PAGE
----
HIMSS: Please describe your current involvement with HIMSS and its benefits.
Swietlik: I recently completed a two-year appointment on the HIMSS Innovation Committee. During my tenure, I played an active role in the design and implementation of the Innovation Pathway Maturity Model, which is a tool to assess an organization’s readiness for innovation based on four primary factors: collaboration, organizational support, innovation process and funding. The tool can be used by organizations to self-assess their readiness for innovation within their organization. Users complete an assessment questionnaire that measures organizational readiness, as well as identifies areas of weakness that need to be reevaluated and improved.
The tool was introduced this year at the Innovation Symposium at HIMSS15 in Chicago, Ill., and was well received by symposium participants. Being part of the Innovation Committee was an amazing experience. The multidisciplinary team brought a variety of insight to the committee and worked diligently to promote innovation through podcasts, webinars and the development of the Innovation Pathway Maturity Model.
HIMSS: Please describe how health IT impacts your roles as Chief Nursing Informatics Officer and Administrative Director.
Swietlik: The use of IT is pervasive in healthcare. Everything from documenting clinical care, trending patient data, predicting risk for hospital-associated infections, measuring clinical outcomes and projecting patient volumes and revenue rely heavily on health IT. As chief nursing informatics officer and administrative director for clinical informatics, it is my responsibility to ensure that our organizational goals are appropriately supported through the use of health IT. I have critical partnerships with leaders in IT, finance, nursing, pharmacy and medicine and leverage those relationships to prioritize the setup and build of our clinical systems so that we can produce meaningful data to inform clinical care.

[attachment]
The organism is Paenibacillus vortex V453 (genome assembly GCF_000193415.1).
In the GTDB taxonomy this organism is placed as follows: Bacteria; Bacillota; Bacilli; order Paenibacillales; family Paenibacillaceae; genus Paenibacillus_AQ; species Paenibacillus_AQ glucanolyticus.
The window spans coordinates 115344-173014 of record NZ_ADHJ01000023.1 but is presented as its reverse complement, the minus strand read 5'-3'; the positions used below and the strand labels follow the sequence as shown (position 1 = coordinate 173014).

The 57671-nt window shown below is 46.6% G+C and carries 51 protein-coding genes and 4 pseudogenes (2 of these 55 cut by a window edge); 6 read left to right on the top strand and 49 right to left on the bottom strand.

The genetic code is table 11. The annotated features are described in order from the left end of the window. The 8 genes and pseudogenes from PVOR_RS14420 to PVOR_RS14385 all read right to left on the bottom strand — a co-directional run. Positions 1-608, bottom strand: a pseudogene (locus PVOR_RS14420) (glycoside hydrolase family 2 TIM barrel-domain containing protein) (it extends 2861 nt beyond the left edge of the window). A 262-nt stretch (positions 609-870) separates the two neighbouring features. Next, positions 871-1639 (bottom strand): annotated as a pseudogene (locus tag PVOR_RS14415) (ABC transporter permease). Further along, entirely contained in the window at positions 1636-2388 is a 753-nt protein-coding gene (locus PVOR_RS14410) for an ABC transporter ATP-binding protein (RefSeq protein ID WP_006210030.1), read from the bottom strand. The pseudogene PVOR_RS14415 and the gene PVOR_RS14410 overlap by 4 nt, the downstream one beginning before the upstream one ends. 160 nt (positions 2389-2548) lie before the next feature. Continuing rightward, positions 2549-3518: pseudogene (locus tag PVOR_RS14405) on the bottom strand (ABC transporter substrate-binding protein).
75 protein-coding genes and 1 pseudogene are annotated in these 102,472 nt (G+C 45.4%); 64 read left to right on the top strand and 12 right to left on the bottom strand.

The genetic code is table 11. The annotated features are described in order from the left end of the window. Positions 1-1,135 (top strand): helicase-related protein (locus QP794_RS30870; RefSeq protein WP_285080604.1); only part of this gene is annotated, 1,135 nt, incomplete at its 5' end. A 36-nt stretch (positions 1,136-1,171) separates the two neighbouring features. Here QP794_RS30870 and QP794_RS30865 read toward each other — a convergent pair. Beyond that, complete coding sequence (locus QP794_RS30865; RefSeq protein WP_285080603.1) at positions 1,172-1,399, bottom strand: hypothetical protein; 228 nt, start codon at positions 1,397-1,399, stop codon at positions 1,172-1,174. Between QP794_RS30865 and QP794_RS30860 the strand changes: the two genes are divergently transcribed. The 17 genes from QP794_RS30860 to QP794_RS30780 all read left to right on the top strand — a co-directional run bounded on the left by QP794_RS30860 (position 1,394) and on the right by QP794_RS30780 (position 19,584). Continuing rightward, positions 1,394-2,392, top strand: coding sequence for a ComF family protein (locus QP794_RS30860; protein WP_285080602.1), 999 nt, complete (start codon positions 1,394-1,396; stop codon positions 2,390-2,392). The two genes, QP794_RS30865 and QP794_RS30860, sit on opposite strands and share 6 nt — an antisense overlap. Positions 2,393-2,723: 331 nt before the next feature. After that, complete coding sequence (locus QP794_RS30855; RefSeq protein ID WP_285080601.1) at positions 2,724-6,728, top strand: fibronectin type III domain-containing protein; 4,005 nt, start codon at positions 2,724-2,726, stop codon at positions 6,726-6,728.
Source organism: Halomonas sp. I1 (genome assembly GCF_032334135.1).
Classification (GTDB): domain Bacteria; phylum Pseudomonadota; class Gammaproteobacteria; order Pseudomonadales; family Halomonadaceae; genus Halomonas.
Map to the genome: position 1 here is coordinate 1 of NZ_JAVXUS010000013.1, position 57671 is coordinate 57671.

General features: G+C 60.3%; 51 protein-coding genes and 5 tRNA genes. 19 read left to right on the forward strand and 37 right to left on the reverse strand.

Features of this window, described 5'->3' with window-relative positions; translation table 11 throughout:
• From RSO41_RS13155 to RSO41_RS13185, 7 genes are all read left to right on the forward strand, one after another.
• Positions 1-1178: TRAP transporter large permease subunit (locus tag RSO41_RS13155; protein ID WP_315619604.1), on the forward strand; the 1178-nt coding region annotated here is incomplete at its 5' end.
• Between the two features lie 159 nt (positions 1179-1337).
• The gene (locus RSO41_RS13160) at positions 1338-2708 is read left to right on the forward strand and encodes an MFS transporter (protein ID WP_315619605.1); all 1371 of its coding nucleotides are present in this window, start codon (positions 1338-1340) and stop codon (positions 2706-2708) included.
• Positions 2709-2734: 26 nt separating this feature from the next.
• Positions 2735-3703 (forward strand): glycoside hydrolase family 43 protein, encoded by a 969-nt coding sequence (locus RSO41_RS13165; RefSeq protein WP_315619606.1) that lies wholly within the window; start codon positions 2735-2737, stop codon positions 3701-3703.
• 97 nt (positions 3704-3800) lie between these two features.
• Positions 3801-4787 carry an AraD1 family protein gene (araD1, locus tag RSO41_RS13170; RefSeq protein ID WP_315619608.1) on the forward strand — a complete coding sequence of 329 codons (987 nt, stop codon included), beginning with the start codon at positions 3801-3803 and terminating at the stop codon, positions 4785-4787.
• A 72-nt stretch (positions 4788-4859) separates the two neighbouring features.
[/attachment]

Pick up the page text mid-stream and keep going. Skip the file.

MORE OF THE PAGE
HIMSS: What do you believe will be possible in healthcare with more innovation in the future?
Swietlik: The future of healthcare innovation is limitless.
I expect that in the next few years we will see an increase in personal, wearable technologies. In some ways, we are already there, but while consumers are rushing to buy technology, I think in the next few years we will see a dramatic upswing in the impact of these devices. Consumers will start to take more control of their healthcare, and the expectations for providers to accept patient reported data will be paramount. No longer waiting for their providers to drive and control their care, savvy consumers will shop for the best value and highest quality care. This demand will prompt an upswing in the technologies to support the intake and evaluation of patient data and “big data” will become the norm. Innovators, hospitals and healthcare providers will need to develop new ways of satisfying the growing demands of consumers to remain successful and profitable in this new technology age.